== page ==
How to respond to skyrocketing demand for telehealth skills


How to respond to skyrocketing demand for telehealth skills


Since the start of the pandemic, many standard health care appointments have been conducted over video chat, requiring health care professionals such as nurses to develop telehealth skills. Our researchers’ analysis of job postings reflects the growing need for health care practitioners to possess telehealth skills. From February 2020 to December 2020, demand for professionals with telehealth skills increased about 14% per month, far outpacing the 1.7% per month growth in demand for these professionals from February 2019 to December 2019.

Experts agree the increase of telemedicine in day-to-day health care will continue past the pandemic. Telemedicine has made care more accessible for people who may not be able to otherwise attend an appointment due to disability or distance, and health care providers are unlikely to go back. Developing telehealth skills through degree programs or professional development opportunities prepares health care professionals to meet new job demands—and could provide a revenue opportunity for colleges and universities.

Growth in demand for master’s-level professionals with telehealth skills

Job postings per month in the U.S.
Growth in Demand for Master’s-Level Professionals with Telehealth Skills

Employer demand for professionals with telehealth skills increased across all degree levels, but employer demand for these skills increased most in job postings for professionals with a master’s degree. Incorporating telehealth skills into existing master’s-level health programs or offering professional development courses will provide students with the skills they need to stay competitive in an evolving health care field. For comparison, there was a 1.69% increase per month in demand for all professionals with telehealth skills from February 2019 to December 2019.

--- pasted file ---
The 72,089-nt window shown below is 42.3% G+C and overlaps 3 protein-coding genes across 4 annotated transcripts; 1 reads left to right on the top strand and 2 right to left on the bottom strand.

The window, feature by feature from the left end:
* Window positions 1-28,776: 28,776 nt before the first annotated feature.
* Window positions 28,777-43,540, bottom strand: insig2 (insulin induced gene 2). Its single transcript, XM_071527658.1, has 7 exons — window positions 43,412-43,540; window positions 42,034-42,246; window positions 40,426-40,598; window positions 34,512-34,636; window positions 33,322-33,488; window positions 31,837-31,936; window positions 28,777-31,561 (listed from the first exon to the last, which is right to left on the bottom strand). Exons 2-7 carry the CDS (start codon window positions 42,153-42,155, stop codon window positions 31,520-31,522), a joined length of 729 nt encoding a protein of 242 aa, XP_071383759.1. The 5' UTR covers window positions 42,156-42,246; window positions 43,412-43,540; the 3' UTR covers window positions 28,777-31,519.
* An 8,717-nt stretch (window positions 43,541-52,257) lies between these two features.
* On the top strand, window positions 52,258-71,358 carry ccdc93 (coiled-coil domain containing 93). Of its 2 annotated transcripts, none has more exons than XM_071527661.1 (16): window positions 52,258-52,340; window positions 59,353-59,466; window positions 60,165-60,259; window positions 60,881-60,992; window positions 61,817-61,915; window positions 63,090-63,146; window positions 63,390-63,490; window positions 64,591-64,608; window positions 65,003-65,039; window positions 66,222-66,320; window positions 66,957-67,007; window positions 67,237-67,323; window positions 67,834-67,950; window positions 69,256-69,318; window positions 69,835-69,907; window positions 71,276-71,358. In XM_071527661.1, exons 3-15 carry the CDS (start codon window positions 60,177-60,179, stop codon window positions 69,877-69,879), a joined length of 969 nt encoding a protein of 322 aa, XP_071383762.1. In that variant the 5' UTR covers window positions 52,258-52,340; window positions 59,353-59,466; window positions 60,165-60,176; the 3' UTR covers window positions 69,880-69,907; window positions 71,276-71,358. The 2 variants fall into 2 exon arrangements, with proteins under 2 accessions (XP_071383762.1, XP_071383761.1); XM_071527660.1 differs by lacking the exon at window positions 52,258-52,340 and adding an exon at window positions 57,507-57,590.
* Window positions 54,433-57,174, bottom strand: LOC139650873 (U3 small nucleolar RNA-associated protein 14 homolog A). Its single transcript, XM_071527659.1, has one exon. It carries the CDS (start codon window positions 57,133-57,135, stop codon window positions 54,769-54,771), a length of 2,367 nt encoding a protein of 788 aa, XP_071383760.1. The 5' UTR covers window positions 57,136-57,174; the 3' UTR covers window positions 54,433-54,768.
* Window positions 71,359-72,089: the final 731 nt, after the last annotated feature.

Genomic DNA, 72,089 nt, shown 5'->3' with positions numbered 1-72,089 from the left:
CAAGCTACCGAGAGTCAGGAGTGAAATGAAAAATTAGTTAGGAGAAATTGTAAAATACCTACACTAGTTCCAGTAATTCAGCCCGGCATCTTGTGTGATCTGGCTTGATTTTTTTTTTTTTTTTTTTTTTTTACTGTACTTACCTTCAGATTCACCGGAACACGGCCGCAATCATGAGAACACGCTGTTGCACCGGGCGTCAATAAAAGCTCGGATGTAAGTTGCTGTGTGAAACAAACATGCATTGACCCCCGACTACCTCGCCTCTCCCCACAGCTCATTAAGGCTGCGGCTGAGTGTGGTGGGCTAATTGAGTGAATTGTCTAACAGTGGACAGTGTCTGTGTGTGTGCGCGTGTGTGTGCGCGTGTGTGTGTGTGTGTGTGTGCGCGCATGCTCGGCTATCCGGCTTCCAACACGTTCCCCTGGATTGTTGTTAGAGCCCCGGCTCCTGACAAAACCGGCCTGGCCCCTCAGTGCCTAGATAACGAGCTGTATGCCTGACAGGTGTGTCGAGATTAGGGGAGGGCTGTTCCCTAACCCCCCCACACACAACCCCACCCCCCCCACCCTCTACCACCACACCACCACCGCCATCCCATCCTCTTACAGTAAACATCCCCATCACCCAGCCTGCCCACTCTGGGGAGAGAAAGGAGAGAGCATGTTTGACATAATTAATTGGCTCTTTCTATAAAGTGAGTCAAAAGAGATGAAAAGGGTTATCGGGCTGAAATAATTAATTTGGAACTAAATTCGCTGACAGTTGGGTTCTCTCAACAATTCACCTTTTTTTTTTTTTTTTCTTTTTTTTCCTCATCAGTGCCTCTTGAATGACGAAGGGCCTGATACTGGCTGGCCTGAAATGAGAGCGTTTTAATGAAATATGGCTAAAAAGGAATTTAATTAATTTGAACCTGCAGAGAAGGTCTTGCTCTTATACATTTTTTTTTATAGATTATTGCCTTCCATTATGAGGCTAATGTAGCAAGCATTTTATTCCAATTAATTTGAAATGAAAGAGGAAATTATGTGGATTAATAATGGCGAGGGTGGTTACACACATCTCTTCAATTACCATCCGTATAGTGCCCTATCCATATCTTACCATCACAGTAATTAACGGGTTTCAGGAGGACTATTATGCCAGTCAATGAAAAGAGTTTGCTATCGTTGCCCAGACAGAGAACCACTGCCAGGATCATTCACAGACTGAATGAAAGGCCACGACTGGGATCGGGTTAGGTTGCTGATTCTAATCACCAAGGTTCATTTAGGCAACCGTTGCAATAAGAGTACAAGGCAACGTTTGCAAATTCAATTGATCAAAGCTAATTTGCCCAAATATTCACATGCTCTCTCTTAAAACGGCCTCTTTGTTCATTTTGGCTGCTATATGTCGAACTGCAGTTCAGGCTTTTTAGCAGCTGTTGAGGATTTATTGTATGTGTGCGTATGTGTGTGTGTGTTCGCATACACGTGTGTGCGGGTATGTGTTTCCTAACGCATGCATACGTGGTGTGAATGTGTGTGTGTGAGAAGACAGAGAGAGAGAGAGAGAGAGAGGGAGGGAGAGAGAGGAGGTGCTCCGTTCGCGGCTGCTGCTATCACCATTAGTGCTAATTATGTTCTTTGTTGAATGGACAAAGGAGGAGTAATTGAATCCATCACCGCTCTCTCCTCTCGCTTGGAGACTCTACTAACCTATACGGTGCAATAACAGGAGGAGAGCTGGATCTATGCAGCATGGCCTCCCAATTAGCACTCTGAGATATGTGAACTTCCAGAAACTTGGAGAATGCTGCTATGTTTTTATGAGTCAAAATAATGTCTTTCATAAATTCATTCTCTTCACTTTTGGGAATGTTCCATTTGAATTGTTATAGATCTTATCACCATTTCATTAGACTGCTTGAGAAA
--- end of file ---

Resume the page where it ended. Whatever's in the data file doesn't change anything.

Average monthly change in job postings for professionals with telehealth skills

Februrary 2020 - December 2020


All professional degrees (+13,041)


Master's-level professionals (+2,640)


Doctoral-level professionals (+1,294)


Bachelor's-level professionals (+1,294)

Develop courses, embedded in degrees or standalone, to confer in-demand telehealth skills

To meet current and future market demands, current students and health professionals may seek opportunities to cultivate telehealth skills. Consider offering these skills via a certificate or other short-format program. A shorter, less expensive, non-credit certificate or single course conferring telehealth skills can attract professionals wanting to stay competitive in an evolving labor market without enrolling in a full degree program.

Ensure your course or certificate meets adult student needs in terms of flexibility and cost. The nursing school at the University of Pennsylvania, for example, offers a two-hour, online course providing the foundations of telemedicine for anyone working in health care. The course covers topics such as types of telehealth applications and issues related to licensure and workflow.